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Retrieval rollercoaster as helicopter briefly hooks rocket midair in NZ

AP, May 4, 2022 7:00PM Kids News

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Is it a bird? Is it a plane? No, it's a helicopter off the coast of New Zealand, attempting to catch a falling rocket on Tuesday. Picture: Rocket Lab media_cameraIs it a bird? Is it a plane? No, it's a helicopter off the coast of New Zealand, attempting to catch a falling rocket on Tuesday. Picture: Rocket Lab


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Using a helicopter to catch a falling rocket sounds like a scene in a big budget action film – but one company has just attempted it for real.

A hugely complex task, Tuesday’s mission off the coast of New Zealand was likened to a “supersonic* ballet” by Rocket Lab founder and CEO Peter Beck.

Incredibly, Rocket Lab partially pulled off the feat* as it pushed ahead with plans to make its small Electron rockets reusable.

But after briefly catching the spent rocket, the helicopter crew was quickly forced to release it again for safety reasons. The rocket then plummeted* into the Pacific Ocean, where it was collected by a waiting boat.

media_cameraThe rocket’s descent was slowed down to about 10m per second by a parachute. Picture: Rocket Lab

The California-based company regularly launches 18m rockets from the remote Mahia Peninsula to deliver satellites into space.

The Electron rocket was launched Tuesday morning and sent 34 satellites into orbit before the main booster section began falling to Earth. Its descent was slowed to about 10m per second by a parachute.

That’s when the helicopter crew sprang into action, dangling a long line with a hook below the helicopter to snag the booster’s parachute lines. The crew successfully caught the rocket – but the load on the helicopter exceeded the parameters* from tests and simulations*, so they jettisoned* the load.

media_cameraThe helicopter crew successfully hooked the falling Electron rocket midair before deciding to jettison it for safety. Picture: Rocket Lab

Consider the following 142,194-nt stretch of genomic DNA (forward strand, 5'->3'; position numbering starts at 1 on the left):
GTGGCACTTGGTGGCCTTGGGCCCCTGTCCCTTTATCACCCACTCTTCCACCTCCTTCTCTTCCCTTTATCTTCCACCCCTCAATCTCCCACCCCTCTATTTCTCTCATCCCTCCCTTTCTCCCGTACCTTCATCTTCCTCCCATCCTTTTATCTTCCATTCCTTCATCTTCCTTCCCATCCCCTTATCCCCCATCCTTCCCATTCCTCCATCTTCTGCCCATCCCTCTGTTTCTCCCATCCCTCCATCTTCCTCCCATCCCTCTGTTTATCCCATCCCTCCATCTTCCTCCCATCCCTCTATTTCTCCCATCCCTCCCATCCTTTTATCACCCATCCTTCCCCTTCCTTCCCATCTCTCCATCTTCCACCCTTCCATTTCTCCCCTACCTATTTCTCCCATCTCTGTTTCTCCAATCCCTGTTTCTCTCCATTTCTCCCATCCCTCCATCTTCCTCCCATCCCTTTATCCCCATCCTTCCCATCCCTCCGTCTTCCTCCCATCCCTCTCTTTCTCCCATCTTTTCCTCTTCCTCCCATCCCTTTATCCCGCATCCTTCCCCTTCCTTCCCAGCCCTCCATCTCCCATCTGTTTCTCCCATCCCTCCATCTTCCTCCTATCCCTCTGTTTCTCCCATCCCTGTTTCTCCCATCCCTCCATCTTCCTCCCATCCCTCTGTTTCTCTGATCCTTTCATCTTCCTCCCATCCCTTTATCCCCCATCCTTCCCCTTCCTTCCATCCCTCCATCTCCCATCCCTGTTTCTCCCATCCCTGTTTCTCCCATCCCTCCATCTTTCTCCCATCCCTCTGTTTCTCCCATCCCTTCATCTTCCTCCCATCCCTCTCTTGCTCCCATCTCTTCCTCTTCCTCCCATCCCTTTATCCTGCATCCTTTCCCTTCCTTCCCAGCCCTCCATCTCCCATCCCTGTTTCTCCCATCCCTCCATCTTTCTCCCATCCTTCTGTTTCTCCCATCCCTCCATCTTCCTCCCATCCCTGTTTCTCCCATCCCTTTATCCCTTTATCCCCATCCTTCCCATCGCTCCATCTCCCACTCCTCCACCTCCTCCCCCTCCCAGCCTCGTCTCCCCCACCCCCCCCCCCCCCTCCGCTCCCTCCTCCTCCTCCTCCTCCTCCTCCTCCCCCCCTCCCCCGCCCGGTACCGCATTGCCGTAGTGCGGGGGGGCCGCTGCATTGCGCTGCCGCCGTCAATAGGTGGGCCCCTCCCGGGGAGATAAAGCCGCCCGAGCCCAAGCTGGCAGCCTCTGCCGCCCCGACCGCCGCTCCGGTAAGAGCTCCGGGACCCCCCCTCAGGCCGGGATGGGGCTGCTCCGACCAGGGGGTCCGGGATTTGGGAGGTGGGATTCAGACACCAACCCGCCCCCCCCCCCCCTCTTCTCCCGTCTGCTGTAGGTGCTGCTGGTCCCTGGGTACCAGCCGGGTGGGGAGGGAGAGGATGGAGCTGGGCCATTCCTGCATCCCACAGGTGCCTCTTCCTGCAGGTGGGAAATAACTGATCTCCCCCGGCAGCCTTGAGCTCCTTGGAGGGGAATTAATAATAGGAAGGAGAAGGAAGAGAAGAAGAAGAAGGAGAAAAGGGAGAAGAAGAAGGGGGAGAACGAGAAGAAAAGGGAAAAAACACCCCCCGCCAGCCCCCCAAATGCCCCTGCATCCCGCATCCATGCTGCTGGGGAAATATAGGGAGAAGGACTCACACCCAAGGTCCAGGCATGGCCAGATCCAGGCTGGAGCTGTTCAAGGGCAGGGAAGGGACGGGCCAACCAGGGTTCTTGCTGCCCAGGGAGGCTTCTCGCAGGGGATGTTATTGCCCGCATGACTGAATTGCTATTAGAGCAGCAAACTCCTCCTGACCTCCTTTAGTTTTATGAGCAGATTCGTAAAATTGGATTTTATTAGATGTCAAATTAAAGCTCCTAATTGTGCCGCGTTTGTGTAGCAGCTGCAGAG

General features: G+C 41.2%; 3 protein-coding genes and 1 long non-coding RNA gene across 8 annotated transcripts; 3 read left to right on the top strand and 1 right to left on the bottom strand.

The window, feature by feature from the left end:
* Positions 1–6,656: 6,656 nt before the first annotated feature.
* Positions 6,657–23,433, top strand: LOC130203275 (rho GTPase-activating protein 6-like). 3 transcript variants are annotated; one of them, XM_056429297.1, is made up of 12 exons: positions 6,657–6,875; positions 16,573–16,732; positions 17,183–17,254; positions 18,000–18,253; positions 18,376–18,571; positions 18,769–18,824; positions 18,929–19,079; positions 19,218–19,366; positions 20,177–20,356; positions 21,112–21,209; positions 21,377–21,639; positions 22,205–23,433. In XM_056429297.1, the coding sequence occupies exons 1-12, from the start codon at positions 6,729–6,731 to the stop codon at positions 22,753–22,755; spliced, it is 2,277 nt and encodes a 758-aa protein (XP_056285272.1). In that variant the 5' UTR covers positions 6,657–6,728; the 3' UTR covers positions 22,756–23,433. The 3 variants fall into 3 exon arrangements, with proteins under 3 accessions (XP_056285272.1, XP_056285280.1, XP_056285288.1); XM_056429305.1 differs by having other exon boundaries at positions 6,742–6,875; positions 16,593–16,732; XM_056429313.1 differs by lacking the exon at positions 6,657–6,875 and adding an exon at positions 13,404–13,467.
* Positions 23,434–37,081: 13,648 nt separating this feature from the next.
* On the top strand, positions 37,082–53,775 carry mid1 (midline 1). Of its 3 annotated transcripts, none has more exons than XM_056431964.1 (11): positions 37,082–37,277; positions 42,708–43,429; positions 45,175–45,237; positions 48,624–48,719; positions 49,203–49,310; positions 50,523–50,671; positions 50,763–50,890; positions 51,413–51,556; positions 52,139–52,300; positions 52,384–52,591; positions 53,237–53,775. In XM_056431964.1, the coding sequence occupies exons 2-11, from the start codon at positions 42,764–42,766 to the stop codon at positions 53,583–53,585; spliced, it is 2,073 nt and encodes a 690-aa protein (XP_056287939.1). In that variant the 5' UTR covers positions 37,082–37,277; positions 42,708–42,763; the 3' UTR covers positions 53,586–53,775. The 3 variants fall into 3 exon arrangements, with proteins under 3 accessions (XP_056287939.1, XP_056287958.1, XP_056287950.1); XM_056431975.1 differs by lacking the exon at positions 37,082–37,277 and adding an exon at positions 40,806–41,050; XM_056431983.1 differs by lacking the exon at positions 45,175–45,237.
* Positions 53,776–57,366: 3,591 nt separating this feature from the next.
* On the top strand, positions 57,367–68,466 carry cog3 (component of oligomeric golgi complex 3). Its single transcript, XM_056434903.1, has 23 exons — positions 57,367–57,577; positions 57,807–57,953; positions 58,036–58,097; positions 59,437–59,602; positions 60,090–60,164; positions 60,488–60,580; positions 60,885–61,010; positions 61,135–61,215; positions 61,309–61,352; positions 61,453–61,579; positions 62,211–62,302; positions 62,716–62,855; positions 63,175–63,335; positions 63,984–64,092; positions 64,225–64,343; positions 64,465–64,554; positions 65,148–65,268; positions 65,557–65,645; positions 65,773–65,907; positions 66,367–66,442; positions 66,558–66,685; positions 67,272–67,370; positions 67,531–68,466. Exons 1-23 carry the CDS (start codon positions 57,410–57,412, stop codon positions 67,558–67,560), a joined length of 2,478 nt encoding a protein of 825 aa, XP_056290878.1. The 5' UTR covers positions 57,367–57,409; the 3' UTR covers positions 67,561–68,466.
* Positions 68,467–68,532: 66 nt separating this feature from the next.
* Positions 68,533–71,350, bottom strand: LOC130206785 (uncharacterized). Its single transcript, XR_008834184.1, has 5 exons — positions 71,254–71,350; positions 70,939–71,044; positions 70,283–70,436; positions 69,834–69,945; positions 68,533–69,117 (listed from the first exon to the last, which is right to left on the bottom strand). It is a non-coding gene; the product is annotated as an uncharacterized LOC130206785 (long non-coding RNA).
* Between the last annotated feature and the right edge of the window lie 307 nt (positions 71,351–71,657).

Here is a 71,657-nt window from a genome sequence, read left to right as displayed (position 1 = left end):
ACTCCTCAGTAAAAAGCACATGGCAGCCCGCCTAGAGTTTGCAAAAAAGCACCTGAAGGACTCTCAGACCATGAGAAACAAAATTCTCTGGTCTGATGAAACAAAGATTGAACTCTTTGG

The rollercoaster of emotions at mission control included people cheering and clapping as the rocket was successfully snagged, only to let out a collective gasp and sigh about 20 seconds later.

Still, Mr Beck hailed the mission as a success, saying that almost everything went to plan and that the unexpected load issue was a tiny detail which would soon be fixed and was “nothing in the scheme of things.”

“They got a great catch,” Beck said of the helicopter crew after the launch. “They just didn’t like the way the load was feeling.”

media_cameraBetter luck next time! A detailed analysis should reveal why the rocket load exceeded expectations. Picture: Rocket Lab

He said a detailed analysis should reveal the reasons for the discrepancy* in the load characteristics. He remained hopeful the company could salvage some or all of the spent rocket booster, despite it getting dunked in saltwater – a drenching they had hoped to avoid.

media_cameraRocket Lab’s CEO and founder Peter Beck declared the mission a success, despite the helicopter crew’s decision to jettison the rocket soon after catching it midair. Pictured is the Sikorsky S-92 prior to takeoff. Picture: Rocket Lab

Rocket Lab named its latest mission “There and Back Again” — a reference to the movie trilogy* The Hobbit, which was filmed in New Zealand.

The company described the brief midair capture at 1980m by the Sikorsky S-92 helicopter as a milestone and said making its rockets reusable would enable the company to increase the number of launches and reduce costs.

Elon Musk’s SpaceX company designed the first reusable orbital rocket, the Falcon 9.


  • supersonic: referring to a speed greater than sound
  • feat: achievement, accomplishment, a remarkable act or deed
  • plummeted: fell rapidly, plunged, dropped at a high speed
  • parameters: limits, boundaries, scope
  • simulations: an imitation of a situation or process, often for testing
  • jettisoned: dumped, dropped, ditched
  • discrepancy: unexpected difference, variance, deviation
  • trilogy: series of three related books or plays


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  1. Why did the helicopter crew decide to drop the load?
  2. How many satellites did the Electron rocket shoot into orbit beforehand?
  3. The remote Mahia Peninsula is in which country?
  4. How high was the helicopter when it briefly captured the rocket midair?
  5. Why was this Rocket Lab mission called “There and Back Again”?


1. What would you like to know?
Write at least three questions that you would like to ask the helicopter crew about their amazing catch. For each question, write the answer that you think they would give.

Time: allow 20 minutes to complete this activity
Curriculum Links: English; Science

2. Extension
What do you think the Rocket Lab team could do to make sure that the same problem does not occur next time? Write down your ideas. Don’t forget to write sentences explaining why each idea might help.

Time: allow 20 minutes to complete this activity
Curriculum Links: English; Science

Zac Power: Spy Recruit

I can just imagine the helicopter catching the rocket as a scene from the Zac Power: Spy Recruit series by H. I. Harry, so let’s turn it into one! Imagine GIB has sent Zac on a mission to fly the helicopter and catch the rocket midair to stop BIG’s spy plans.

What is Zac’s mission and why?

What is BIG’s plan if Zac fails?

What problems will Zac face?

How will Zac do it?

Create a plan or write a story outline for this new book to go in the Zac Power series.

Pitch your idea to a classmate to see what they think. Would they buy your book?

Extra Reading in space